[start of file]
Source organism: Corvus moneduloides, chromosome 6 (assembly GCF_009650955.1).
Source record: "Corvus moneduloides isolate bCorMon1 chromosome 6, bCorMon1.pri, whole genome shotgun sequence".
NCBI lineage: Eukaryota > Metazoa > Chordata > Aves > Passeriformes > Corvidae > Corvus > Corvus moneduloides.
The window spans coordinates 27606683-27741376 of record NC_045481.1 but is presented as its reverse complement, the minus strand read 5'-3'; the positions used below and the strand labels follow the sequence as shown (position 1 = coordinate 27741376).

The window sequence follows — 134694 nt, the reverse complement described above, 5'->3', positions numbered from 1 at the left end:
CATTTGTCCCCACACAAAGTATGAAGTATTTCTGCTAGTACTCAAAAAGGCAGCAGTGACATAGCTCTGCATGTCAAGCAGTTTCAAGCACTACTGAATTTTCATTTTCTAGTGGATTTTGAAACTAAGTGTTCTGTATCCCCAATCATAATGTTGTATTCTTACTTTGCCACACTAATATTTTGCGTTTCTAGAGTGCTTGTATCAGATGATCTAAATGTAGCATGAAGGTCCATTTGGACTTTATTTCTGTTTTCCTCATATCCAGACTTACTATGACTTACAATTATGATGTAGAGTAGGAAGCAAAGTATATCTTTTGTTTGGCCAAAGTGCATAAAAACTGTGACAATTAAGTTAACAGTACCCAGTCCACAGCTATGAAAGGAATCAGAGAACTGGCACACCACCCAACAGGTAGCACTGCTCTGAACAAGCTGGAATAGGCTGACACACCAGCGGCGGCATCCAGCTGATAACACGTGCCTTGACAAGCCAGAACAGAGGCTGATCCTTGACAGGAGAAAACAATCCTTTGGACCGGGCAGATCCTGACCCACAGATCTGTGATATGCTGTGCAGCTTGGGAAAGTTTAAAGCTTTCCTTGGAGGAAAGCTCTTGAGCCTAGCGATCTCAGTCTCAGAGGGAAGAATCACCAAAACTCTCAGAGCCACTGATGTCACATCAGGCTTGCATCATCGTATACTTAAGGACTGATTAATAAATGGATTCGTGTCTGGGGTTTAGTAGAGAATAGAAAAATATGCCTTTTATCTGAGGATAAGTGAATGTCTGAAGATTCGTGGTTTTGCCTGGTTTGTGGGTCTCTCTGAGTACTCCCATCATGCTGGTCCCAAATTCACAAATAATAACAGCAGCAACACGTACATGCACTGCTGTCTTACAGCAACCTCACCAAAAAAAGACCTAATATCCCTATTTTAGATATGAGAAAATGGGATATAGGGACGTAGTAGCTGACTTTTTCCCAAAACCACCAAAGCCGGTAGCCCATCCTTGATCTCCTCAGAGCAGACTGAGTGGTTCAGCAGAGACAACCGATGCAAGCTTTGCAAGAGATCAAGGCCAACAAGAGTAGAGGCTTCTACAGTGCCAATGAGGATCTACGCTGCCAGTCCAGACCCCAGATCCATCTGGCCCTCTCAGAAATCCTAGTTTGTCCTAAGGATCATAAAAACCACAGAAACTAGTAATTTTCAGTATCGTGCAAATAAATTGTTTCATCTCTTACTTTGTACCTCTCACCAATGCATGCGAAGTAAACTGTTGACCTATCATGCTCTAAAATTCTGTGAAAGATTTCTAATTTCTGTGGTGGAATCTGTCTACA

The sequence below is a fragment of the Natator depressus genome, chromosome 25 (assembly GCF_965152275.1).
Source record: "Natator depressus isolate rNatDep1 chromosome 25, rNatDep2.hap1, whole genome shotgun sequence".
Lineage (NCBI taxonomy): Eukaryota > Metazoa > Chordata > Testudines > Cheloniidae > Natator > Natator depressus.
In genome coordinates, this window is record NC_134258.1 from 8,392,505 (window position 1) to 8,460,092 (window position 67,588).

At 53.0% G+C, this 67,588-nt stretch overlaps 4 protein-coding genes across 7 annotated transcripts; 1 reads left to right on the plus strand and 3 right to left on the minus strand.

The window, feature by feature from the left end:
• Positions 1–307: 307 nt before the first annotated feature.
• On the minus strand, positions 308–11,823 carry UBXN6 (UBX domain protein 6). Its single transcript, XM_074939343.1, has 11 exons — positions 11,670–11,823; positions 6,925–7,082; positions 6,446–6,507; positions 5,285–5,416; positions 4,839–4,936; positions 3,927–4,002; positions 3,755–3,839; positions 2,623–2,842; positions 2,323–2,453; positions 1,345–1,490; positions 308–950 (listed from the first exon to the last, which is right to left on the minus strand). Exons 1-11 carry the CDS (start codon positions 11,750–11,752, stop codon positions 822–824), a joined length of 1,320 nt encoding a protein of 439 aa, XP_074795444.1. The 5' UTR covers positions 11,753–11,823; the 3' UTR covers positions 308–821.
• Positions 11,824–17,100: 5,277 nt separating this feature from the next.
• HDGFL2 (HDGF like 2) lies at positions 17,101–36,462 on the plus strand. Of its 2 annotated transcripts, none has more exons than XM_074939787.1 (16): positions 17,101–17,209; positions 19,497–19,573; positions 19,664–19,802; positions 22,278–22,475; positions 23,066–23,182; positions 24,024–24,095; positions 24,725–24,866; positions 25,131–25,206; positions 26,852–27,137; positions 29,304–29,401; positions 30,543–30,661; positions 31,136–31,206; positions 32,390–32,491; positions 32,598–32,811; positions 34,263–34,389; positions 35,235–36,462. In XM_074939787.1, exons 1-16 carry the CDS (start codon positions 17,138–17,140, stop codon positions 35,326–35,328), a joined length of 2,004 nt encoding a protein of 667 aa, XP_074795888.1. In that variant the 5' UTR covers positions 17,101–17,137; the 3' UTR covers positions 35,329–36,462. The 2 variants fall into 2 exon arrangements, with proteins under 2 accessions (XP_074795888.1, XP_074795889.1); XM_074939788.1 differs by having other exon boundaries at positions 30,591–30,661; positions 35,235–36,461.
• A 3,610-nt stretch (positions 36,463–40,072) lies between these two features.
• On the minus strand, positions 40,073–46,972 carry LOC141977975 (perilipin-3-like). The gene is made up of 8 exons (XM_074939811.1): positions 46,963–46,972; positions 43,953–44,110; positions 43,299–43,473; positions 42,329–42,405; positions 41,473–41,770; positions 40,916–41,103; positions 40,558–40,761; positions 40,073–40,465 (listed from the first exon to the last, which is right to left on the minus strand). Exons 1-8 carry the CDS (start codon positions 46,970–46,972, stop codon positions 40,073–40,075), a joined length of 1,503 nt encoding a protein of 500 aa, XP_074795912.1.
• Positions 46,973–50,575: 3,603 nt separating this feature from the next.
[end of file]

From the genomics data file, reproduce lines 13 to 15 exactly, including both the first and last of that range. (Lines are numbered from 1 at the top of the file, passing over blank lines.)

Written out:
• Positions 1–307: 307 nt before the first annotated feature.
• On the minus strand, positions 308–11,823 carry UBXN6 (UBX domain protein 6). Its single transcript, XM_074939343.1, has 11 exons — positions 11,670–11,823; positions 6,925–7,082; positions 6,446–6,507; positions 5,285–5,416; positions 4,839–4,936; positions 3,927–4,002; positions 3,755–3,839; positions 2,623–2,842; positions 2,323–2,453; positions 1,345–1,490; positions 308–950 (listed from the first exon to the last, which is right to left on the minus strand). Exons 1-11 carry the CDS (start codon positions 11,750–11,752, stop codon positions 822–824), a joined length of 1,320 nt encoding a protein of 439 aa, XP_074795444.1. The 5' UTR covers positions 11,753–11,823; the 3' UTR covers positions 308–821.
• Positions 11,824–17,100: 5,277 nt separating this feature from the next.